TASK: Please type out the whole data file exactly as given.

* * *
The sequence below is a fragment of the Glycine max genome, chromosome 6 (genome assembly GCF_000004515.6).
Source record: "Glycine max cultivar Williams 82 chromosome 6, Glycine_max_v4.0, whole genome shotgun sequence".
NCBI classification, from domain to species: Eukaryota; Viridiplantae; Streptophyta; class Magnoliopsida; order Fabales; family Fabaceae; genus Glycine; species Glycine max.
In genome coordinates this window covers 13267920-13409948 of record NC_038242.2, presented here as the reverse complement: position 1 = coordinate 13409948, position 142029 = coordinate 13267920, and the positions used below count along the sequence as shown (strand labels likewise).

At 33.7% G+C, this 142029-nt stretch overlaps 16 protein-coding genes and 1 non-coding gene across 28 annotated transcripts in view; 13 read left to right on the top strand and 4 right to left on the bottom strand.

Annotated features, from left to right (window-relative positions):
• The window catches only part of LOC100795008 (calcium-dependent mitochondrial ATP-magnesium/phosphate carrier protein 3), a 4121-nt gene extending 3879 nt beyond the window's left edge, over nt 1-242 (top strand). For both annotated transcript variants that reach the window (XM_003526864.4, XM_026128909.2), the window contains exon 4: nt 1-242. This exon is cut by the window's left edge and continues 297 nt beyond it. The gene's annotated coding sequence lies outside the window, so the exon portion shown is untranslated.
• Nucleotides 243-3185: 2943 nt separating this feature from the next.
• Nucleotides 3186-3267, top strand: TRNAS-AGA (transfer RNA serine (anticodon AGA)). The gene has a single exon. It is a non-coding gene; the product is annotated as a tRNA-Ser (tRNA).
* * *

The sequence below is a fragment of the Glycine max genome, chromosome 6 (genome assembly GCF_000004515.6).
Source record: "Glycine max cultivar Williams 82 chromosome 6, Glycine_max_v4.0, whole genome shotgun sequence".
NCBI classification, from domain to species: Eukaryota; Viridiplantae; Streptophyta; class Magnoliopsida; order Fabales; family Fabaceae; genus Glycine; species Glycine max.
In genome coordinates this window covers 13267920-13409948 of record NC_038242.2, presented here as the reverse complement: position 1 = coordinate 13409948, position 142029 = coordinate 13267920, and the positions used below count along the sequence as shown (strand labels likewise).

At 33.7% G+C, this 142029-nt stretch overlaps 16 protein-coding genes and 1 non-coding gene across 28 annotated transcripts in view; 13 read left to right on the top strand and 4 right to left on the bottom strand.

Annotated features, from left to right (window-relative positions):
• The window catches only part of LOC100795008 (calcium-dependent mitochondrial ATP-magnesium/phosphate carrier protein 3), a 4121-nt gene extending 3879 nt beyond the window's left edge, over nt 1-242 (top strand). For both annotated transcript variants that reach the window (XM_003526864.4, XM_026128909.2), the window contains exon 4: nt 1-242. This exon is cut by the window's left edge and continues 297 nt beyond it. The gene's annotated coding sequence lies outside the window, so the exon portion shown is untranslated.
• Nucleotides 243-3185: 2943 nt separating this feature from the next.
• Nucleotides 3186-3267, top strand: TRNAS-AGA (transfer RNA serine (anticodon AGA)). The gene has a single exon. It is a non-coding gene; the product is annotated as a tRNA-Ser (tRNA).